facilities from May 1968. In 1981, Choi Jong-dok changed his
administrative address to the Liancourt Rocks, making himself the
first person to officially live there. He died there in September
1987. His son-in-law, Cho Jun-ki, and his wife also resided there from
1985 until they moved out in 1992. Meanwhile, in 1991, Kim Sung-do and
Kim Shin-yeol transferred to the islets as permanent residents, still
continuing to live there.
The South Korean government gave its approval to allow 1,597 visitors
to visit the islets in 2004. Since March 2005, more tourists have
received approval to visit. The South Korean government lets up to 70
tourists land at any one given time; one ferry provides rides to the
islets every day. Tour companies charge around 350,000 Korean won per
person (about US$250 as of 2009 ).
South Korea has carried out a lot of construction work on the
Liancourt Rocks. Today, the islands house a lighthouse, a helicopter
pad, a large South Korean flag visible from the air, a post box, a
staircase, and police barracks. In 2007, two desalinization plants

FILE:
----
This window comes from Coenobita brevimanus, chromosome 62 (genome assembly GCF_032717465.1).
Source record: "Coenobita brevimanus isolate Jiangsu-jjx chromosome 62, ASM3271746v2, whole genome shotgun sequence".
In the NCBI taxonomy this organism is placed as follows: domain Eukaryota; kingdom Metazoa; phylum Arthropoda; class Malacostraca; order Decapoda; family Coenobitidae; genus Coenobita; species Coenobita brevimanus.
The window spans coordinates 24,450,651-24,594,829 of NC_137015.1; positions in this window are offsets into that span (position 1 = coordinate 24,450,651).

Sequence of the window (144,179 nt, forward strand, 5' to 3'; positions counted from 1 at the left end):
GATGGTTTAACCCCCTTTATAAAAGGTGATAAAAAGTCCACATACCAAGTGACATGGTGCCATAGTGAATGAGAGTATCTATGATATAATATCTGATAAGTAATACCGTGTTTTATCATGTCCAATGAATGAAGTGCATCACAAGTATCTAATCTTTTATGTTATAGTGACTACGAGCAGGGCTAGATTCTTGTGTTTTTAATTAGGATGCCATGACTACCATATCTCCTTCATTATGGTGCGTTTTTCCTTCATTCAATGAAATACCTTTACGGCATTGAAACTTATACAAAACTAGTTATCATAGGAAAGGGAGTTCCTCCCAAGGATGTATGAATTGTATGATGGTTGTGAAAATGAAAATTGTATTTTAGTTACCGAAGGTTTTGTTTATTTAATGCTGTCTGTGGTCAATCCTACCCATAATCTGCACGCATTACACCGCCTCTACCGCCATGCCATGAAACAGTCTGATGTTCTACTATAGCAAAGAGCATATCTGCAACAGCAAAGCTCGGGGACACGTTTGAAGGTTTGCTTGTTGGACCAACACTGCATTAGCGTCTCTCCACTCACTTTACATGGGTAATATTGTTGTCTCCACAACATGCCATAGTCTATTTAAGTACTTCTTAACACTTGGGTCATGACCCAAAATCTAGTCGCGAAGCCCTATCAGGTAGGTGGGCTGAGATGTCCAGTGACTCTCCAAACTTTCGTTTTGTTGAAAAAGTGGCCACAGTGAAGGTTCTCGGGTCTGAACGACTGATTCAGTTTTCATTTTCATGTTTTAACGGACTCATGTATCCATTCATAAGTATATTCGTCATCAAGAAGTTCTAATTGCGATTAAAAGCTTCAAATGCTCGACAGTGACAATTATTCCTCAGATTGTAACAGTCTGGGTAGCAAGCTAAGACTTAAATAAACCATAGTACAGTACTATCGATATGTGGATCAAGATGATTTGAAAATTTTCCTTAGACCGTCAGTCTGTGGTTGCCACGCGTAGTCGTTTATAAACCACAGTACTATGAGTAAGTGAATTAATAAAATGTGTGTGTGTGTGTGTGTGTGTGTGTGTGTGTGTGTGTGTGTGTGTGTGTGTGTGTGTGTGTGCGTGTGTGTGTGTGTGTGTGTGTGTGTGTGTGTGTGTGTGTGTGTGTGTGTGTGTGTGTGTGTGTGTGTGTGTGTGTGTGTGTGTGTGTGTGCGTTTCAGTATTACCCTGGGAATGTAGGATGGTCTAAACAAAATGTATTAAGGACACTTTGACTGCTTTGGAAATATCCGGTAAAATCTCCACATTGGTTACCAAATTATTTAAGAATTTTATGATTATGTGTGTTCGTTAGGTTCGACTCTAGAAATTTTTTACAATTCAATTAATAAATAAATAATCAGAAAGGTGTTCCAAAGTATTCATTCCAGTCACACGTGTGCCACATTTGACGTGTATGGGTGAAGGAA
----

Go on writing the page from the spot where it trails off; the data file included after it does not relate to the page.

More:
were built capable of producing 28 tons of clean water every day.
Both of the major South Korean telecommunications companies have
installed cellular telephone towers on the islets.
American and French whaleships cruised for right whales off the rocks
between 1849 and 1892.
Liancourt Rocks dispute
Liancourt Rocks dispute
South Korea stamps
Liancourt Rocks from 1954.
Sovereignty over the islands has been an ongoing point of contention
South Korea relations . There are conflicting
interpretations about the historical state of sovereignty over the
Korean claims are partly based on references to an island called
Usan-do (우산도, 于山島/亐山島) in various medieval
historical records, maps, and encyclopedia such as
Samguk Sagi ,
Annals of Joseon Dynasty , Dongguk Yeoji Seungnam, and Dongguk munhon
bigo. According to the Korean view, these refer to today's Liancourt
Rocks. A South Korean Police boat approaches the dock on
Liancourt Rocks' East Islet.
Japanese researchers of these documents have claimed the various